Carl Edwards Jr Mowing Down Opponents Whiff His Unhittable Fastball
He steps to the mound looking like a child who’s gotten into his dad’s clothes, hat barely kept afloat by his ears and jersey hanging from his willowy frame like a pinstriped sail. At 6-3 and 155 pounds, Carl Edwards Jr. isn’t exactly a great spokesperson for Thickburgers. Nor is he a guy you’d expect to be running the ball up to the plate at 95 mph.
The beanpole reliever is a veritable slingshot, stretching back and firing pebbles that batters can barely see, let alone hit. Edwards mixes a curveball in there for good measure, but the heater makes up 77.4% of his pitch mix at this point. And at 6.5 runs saved (2.94 per 100 pitches), it’s easy to see why. Only the Cardinals’ Dan Kiekhefer (2.96) has greater weighted value on his fastball, though his numbers have come in 4 fewer innings than Edwards.
Lest we give the curve short shrift, Edwards Jr’s Uncle Charlie ranks 13th among all MLB relievers with 3.46 runs saved per 100 pitches. But it’s the fastball that’s really turning heads, not to mention screwing batters into the ground. That’s because they swing and miss on it more than any other four-seamer in the game.
Yes, you read that right: Carl Edwards Jr’s fastball generates the highest whiff rate in the majors.[beautifulquote align=”full” cite=””]His overall swinging-strike mark of 20.2% is behind only Luke Gregerson (20.3%) among 501 MLB pitchers who have logged at least 10 innings this season.[/beautifulquote]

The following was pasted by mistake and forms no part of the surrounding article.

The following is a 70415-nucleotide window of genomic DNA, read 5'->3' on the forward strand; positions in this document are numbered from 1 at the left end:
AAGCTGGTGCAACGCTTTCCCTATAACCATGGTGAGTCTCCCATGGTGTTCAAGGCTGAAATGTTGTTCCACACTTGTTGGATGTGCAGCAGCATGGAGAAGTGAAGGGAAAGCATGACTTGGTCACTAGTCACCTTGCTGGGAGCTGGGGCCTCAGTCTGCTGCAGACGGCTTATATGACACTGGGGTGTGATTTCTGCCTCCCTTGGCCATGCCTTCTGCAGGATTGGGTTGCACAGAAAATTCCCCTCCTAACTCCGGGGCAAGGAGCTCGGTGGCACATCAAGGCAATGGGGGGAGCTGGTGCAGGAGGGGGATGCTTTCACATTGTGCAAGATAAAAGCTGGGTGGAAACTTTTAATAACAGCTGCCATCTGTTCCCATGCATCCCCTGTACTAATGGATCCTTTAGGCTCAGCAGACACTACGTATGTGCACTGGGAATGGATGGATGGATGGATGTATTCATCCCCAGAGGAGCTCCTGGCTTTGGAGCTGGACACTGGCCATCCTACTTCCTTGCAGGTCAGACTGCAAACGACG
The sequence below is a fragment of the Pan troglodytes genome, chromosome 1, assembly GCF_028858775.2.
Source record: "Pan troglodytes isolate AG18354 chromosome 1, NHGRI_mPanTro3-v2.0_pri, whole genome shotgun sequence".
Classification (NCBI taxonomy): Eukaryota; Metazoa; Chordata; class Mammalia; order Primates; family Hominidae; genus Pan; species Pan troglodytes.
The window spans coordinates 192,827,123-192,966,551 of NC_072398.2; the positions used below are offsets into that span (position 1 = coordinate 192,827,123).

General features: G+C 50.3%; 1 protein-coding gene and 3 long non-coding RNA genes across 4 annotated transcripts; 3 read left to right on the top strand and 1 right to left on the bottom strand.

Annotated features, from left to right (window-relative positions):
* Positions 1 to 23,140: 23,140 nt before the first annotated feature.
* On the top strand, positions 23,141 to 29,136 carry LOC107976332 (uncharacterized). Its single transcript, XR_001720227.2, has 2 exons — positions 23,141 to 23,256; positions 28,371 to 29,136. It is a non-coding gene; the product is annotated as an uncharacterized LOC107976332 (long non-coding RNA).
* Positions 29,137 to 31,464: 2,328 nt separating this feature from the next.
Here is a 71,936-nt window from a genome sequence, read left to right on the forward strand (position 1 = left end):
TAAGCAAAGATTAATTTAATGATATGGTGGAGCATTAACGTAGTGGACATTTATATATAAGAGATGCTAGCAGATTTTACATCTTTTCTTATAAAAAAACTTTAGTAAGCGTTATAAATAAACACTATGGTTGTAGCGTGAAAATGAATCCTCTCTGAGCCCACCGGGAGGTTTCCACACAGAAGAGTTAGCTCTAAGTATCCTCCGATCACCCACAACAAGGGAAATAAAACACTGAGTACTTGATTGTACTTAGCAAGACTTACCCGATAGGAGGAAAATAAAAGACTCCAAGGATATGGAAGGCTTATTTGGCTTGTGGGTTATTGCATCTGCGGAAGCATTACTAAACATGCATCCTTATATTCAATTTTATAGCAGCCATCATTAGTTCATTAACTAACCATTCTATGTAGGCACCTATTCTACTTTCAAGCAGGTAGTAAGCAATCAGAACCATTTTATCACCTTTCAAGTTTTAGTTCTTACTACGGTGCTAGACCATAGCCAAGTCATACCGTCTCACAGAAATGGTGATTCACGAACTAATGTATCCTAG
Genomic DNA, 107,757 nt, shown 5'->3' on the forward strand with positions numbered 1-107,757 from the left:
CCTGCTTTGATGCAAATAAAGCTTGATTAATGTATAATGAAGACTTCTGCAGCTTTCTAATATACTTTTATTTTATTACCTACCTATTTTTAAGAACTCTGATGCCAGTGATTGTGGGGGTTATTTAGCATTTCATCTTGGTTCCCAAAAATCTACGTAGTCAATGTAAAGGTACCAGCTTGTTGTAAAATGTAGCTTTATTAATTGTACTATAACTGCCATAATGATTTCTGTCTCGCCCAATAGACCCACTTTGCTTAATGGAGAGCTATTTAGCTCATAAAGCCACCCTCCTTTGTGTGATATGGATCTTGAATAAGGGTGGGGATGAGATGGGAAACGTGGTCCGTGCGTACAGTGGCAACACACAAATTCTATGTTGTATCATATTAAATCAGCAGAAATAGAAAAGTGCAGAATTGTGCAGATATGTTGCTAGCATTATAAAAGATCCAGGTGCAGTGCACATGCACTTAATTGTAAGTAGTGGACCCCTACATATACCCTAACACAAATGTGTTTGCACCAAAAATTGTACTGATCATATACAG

Noah Syndergaard, the Norse god of thunder, induces swings and misses on 22.19% of his fastballs. Marlins phenom Jose Fernandez gets whiffs at a 23.06% clip. Red Sox ace David Price is at 28.86%. And Aroldis Chapman, he of the legendary heater capable of reaching 105 mph, gets batters to miss the ball on 32.71% of the swings they take at his ol’ number one.
Edwards is well ahead of all of them, getting hitters to miss at a 39.64% rate. His overall swinging-strike mark of 20.2% is behind only Luke Gregerson (20.3%) among 501 MLB pitchers who have logged at least 10 innings this season.
That’s not normal, folks. That’s the type of whiff rate you’d expect see on a good breaking pitch, not a fastball. A pitch that has all kinds of movement is likely to induce some ugly swings from time to time. And that’s what makes this particular four-seamer even more of an anomaly: it doesn’t move. At least, not much.
— Eno Sarris (@enosarris) August 7, 2016
Contrary to myth, pitches can’t actually rise. Well, unless we’re talking about wiffleballs. But in actual baseball, gravity is going to impact the horsehide sphere more than the low pressure generated by heavy backspin. It is possible, however, for a pitch to “ride,” or not drop as far. Edwards Jr’s fastball has an average of 8.83 inches of vertical movement (94th least in MLB), a little more than heralded fireballers John Lackey (8.14) and Kyle Hendricks (8.42).
Um, okay, what does that mean? Honestly, it doesn’t tell us much. When we bring horizontal movement into the conversation, however, things get interesting.